Development of the Memorial
The idea for a Nashville Holocaust Memorial came from Survivor Esther Loeb. She had been to other communities and was saddened that Nashville did not publicly recognize or remember the Shoah. She approached Felicia Anchor, who was a child of Survivors. Felicia convened a committee to think of what the memorial should include and where it should be housed. The Gordon Jewish Community Center agreed to donate land. Manuel Zeitlin offered his services pro bono and created a master plan for the memorial area. Paul Lebovitz designed the landscaping and Alex Limor created the focal sculpture for the site.
Under Felicia’s leadership, the Committee undertook a $500,000 fundraising challenge. The goal was achieved. Funding came from Grants and corporate funding as well as individual donors. Two endowment funds, one for maintenance and one for education were created at the Jewish Foundation of Nashville. Donations to the Memorial are accepted and acknowledged with Tribute cards.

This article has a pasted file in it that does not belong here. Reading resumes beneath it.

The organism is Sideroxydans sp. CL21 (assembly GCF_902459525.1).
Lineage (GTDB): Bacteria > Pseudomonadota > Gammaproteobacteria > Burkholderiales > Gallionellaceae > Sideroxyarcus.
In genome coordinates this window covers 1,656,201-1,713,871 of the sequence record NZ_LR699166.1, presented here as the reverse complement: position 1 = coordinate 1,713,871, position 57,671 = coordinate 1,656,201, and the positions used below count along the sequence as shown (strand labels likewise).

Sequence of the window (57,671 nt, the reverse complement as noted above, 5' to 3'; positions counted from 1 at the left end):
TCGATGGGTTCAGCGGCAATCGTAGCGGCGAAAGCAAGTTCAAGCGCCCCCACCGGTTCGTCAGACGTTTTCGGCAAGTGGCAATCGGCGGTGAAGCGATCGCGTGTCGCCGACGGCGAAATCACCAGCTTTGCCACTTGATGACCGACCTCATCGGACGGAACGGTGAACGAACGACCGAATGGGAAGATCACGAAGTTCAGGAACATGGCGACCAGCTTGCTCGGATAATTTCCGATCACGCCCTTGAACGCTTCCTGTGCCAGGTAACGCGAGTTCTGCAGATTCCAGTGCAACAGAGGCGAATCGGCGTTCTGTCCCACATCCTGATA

The Memorial was dedicated in October 2006. There was extensive community participation and coverage. Both Mayor Bill Purcell and Congressman Jim Cooper spoke at the dedication.
Since the dedication, Ronnie Wilker has managed the physical site ensuring that it is well maintained. Steve Rich oversaw the installation of a series of self-guided tours. Miriam Goldstein, a dedicated young student, has maintained the Memorial web-site. An archival overview of the individual names on the Memorial walls was completed for the Nashville Jewish archives and the Memorial web-site.
The Nashville Holocaust Memorial Committee worked with dedication and commitment to ensure that the dream of building such a tribute to honor those who were murdered in the Holocaust and those who survived became a reality. It will stand as a fitting tribute for generations to come.
Nashville Holocaust Memorial Committee:
Felicia Figlarz Anchor, Chair
Steve Edelstein, Jewish Federation of Nashville
Ed Finkelstein, Gordon Jewish Community Center
* Of Blessed Memory